Why New Market Volatility Shouldn’t Scare You

All of a sudden, market volatility is back.

After being in the 10-to-13 range since the calendar flipped to 2017, the Volatility S&P 500 (VIX) spiked to the high 15s this week, its highest point since Election Day. The VIX is a measure of Wall Street uncertainty, which is why it’s also known as the “investor fear gauge.” And right now there’s more fear on Wall Street than there has been since Donald Trump won the election.

Last month’s failed TrumpCare vote likely contributed to the uncertainty, as some investors viewed it as a sign that his other big-ticket initiatives—namely corporate tax cuts—might meet similar roadblocks. The bigger catalyst may be the situation in Syria, as much of the spike has come since President Trump gave the executive order to bomb a Syrian airfield in response to a vicious chemical attack that killed Syrian civilians, including children.

But sagging investor sentiment is part of the equation too. Only 29% of analysts are bullish right now, a 2017 low. Whether that’s due to concerns over Syria, Trump’s policies, the latest Fed rate hike or stocks’ high valuations is unclear. What is clear is that there is some real concern on Wall Street for the first time in more than five months.

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Stocks have actually fallen in the last month, though less than 1%. The S&P 500 is down 2.1% since peaking at 2,395 on March 1. But let’s put the current decline in its proper context.

A 2% decline isn’t reason to panic, especially not when the starting point was a record high.

For further solace, look at this chart of the VIX and S&P 500 over the past 250 trading days, a full year.

This chart shows that market volatility has been muted despite some big spikes in the VIX over the last year.You’ll notice that the VIX has had some wild swings in the past 12 months, spiking as much as 70% after the Brexit vote last June and 65% right before the U.S. election in November. The most stocks fell amid those big jumps in market volatility was 5%. And each time, stocks took only a few days to recover before motoring higher than before.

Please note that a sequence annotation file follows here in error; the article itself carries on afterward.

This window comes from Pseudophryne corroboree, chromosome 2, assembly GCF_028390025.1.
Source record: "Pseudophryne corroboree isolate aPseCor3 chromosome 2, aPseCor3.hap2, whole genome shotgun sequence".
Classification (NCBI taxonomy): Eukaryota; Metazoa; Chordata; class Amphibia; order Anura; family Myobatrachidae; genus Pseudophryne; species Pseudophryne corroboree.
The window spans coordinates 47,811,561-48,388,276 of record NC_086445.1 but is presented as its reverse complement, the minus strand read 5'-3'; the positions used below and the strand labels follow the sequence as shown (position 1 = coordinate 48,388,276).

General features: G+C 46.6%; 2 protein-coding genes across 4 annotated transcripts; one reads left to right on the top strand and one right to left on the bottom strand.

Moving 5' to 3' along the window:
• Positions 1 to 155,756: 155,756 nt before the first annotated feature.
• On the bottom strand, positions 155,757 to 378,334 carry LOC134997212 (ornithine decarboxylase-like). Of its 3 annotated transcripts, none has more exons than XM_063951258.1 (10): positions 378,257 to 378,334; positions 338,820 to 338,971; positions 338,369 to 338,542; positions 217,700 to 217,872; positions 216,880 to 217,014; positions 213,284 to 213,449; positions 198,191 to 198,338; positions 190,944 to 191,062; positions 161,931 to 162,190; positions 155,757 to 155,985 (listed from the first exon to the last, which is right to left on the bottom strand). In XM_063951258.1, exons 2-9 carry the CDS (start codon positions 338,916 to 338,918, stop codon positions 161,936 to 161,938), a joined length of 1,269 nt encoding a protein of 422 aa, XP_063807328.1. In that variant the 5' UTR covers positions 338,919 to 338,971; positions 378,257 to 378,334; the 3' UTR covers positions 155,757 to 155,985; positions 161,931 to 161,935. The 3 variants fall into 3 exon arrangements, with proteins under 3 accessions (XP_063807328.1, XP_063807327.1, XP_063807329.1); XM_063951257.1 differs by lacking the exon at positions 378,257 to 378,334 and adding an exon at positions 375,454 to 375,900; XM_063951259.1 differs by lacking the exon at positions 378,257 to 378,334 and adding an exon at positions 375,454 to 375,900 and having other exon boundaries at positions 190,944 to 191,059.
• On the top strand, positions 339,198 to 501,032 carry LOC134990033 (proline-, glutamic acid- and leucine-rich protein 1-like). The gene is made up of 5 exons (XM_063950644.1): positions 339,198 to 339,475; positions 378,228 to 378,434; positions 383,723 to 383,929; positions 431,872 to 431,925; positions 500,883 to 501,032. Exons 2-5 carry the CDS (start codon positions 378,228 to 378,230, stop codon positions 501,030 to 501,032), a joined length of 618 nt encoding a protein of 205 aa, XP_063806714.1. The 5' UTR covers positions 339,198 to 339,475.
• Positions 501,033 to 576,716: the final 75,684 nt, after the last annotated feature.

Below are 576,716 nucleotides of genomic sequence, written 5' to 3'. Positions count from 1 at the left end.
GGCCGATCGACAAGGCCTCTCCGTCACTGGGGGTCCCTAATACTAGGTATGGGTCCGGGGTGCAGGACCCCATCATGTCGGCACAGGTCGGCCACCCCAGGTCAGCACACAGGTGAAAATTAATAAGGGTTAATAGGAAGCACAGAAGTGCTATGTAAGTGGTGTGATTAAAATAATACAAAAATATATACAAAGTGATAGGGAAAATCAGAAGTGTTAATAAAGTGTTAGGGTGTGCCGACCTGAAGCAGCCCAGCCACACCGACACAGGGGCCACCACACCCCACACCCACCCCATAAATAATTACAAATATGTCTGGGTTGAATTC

So, this latest volatility-driven mini-dip could be temporary—at least if it follows the pattern of the last year. And though the VIX is at its highest level since the election, it’s still pretty low compared to the spikes in November (to 22.5), September (to 18) and last June (to 25). None of those VIX spikes lasted very long—in each case, the VIX was lower than it was pre-spike within a month.

The latest escalation in stock market volatility is only about 10 days old. Give it a couple more weeks. If the VIX isn’t back below 13 by, say, the end of April, then it might time to start selling stocks. Right now, this looks like another passing storm, similar to others we’ve seen since the Brexit vote.

What makes this storm seem a bit more ominous is how long it’s been since we’ve had a volatile market. But even the most ominous looking storm can pass without doing much damage.

Recent market history tells us the damage will again be minimal this time around. Stay tuned.

Chris Preston

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Investment analyst and Chief Analyst of Cabot Wealth Daily, Chris Preston brings you all the latest from the investing world. Sign up to get updates and breaking news delivered FREE to your inbox. Get unlimited access to our library of complimentary investing reports.

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